So, if, as I wrote last week, our oldest daughter’s name should have been “Grace,” there is no question that our second child should be named “Crash.” As in, “Crash Test.”
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It’s hard to tell that now, actually. See, as she grew up, she became much better aware of her surroundings, so crashing into stuff became a much less frequent occurrence.
And, for the record, yes — she totally got that from my side of the family.
Even as she grew older, though, there was a still a wonderful, bold, forward quality to how she approached life. Like, when she made a mistake, there was a Cassie-shaped hole in the wall, not unlike Wile E. Coyote. The beauty part was that she didn’t make many mistakes, and that boldness made her an outstanding student leader, and, I believe, will make her a really good teacher.
Boldness is an increasingly rare quality, I think. Well, except for online. Online everybody has the boldness of two tequilas, because the anonymity of the ether makes it possible to believe you’re safe. That’s not really true, of course, as old posts and picts and twits have started to cost people opportunities in the present. But, still, people say things online that they would never say in person.
Which seems like a real indictment of the cowardice of the age.
We’re so used to the creature comforts of the modern era that we’ve forgotten what it is to act. We think, we plan, we have committee meetings, we fall back on platitudes and, when things don’t go how we hoped, we comfort ourselves with our good intentions and give bonus points for trying. We even actively discourage the sort of activities that breed boldness, dismissing as “dangerous” and “toxic” those —admittedly, sometimes foolish — acts that foster decisiveness and courage under fire. And then we sit on our high horses and condemn (after the fact, of course) those who have the courage to act when they, sometimes, get it wrong.
But any cursory glance at the front page of a newspaper tells you that we’re coming up on a time when boldness will be required, when the mentality to act in the face of the encroaching darkness will be necessary.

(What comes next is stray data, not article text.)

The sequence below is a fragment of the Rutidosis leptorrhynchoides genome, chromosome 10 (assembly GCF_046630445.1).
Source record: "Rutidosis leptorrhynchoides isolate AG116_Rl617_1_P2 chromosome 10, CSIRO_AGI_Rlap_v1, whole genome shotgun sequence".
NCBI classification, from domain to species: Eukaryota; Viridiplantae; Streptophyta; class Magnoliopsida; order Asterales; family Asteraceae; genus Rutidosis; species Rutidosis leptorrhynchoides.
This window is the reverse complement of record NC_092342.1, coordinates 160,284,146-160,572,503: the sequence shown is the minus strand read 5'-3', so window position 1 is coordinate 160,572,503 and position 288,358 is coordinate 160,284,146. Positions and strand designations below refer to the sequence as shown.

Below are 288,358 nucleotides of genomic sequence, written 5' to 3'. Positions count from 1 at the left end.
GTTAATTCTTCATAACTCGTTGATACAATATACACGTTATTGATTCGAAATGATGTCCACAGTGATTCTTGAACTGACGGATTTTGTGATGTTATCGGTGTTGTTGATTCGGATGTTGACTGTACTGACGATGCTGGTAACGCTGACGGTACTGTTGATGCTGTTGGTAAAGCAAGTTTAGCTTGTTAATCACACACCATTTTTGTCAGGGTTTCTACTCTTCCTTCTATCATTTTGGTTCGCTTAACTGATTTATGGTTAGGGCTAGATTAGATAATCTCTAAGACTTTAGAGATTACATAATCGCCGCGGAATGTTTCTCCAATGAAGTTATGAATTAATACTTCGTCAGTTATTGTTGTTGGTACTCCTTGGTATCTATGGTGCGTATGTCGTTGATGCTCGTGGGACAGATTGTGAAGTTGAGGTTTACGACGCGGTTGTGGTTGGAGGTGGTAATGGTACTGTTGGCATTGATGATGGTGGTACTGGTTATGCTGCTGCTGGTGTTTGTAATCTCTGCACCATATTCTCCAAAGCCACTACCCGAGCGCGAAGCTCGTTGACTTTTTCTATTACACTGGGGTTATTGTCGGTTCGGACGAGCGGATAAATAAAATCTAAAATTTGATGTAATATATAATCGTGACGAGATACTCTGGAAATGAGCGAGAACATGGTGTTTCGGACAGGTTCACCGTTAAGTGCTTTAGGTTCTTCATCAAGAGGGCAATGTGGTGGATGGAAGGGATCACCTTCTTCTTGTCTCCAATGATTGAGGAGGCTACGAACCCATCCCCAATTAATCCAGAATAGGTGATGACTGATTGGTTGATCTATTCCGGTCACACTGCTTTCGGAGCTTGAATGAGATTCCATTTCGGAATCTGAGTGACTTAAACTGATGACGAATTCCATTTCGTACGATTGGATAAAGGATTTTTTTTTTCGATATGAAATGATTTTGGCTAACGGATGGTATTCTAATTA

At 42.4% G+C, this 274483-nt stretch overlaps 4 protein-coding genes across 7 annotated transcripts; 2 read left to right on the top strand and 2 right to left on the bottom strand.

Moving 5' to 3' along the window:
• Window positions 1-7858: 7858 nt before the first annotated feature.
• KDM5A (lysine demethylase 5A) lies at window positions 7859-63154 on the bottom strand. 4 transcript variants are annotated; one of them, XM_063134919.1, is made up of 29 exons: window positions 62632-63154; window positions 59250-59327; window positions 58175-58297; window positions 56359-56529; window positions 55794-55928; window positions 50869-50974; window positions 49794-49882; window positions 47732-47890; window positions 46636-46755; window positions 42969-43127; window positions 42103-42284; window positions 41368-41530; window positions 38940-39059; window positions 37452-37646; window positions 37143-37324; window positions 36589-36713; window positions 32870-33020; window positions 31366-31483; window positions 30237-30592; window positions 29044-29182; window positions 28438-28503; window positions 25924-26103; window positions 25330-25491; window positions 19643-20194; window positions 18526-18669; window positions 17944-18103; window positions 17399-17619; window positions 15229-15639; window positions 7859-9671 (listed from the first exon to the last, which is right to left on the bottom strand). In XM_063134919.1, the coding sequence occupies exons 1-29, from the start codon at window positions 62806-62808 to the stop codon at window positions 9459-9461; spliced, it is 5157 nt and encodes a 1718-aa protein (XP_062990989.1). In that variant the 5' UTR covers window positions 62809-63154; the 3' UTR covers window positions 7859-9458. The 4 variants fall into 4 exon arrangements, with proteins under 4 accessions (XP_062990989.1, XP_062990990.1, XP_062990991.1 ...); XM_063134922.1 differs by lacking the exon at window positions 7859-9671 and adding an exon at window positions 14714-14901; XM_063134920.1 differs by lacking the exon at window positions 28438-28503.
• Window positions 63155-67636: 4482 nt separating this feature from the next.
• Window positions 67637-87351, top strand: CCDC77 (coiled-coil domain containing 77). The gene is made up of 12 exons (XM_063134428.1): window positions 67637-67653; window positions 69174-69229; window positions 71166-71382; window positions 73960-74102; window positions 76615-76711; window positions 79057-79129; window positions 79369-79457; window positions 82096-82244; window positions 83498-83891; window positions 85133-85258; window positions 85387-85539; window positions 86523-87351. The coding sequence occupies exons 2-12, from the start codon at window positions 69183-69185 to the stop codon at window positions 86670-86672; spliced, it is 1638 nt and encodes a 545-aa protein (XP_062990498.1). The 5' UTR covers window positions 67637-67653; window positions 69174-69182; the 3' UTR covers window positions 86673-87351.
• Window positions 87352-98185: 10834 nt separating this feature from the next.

That is why I have always taken a sort of perverse pride in my daughter’s mindset. Of course, I pray every day that she will never be required to take action of the sort for which we fete our police, our SEAL Teams, or our Zelensky’s. But, going into education, someday she may be required to stand up and defend what is right and what is proper in the face of loud and sustained efforts to force her silence. At least I know she can take it.
She has the bruises to prove it.
Our third child, 15, is a completely different sort of character. He is quiet, he is reserved, usually shunning the spotlight. But, from a very early age, we could see the wheels spinning on the soccer pitch. His is a strategic mind that thinks in big picture terms and understands how systems work. Which is why, now that he has stopped playing soccer, he has found a new niche in the world of gaming. And, I know — so many dismiss it as a distraction. But, I tried to watch some of his games last year — I couldn’t follow all the activity, all the moving parts, and all the little nuances going on at any given time in an arena with four teammates and five opponents operating in cyberspace. Maybe we should have called him “Spock.”
And then we could spend our lives explaining to him who Spock is.
Thinking of that nature isn’t taught in schools, and there’s not many opportunities for it to flourish in the world of rubrics and test scores. But the real world is run by systemic thinkers, in every arena from cyber-security to drone warfare. He’ll find his place, in time.
And, luckily, he won’t be saddled with the name “Spock” at the top of his resume.
Michael Alcorn is a former teacher and current writer who lives in Arvada with his wife and three children. His new novel, “Valkyrie’s Kiss,” a finalist in the ScreenCraft Book Competition, is available now at firstname.lastname@example.org. His opinions are not necessarily those of Colorado Community Media.
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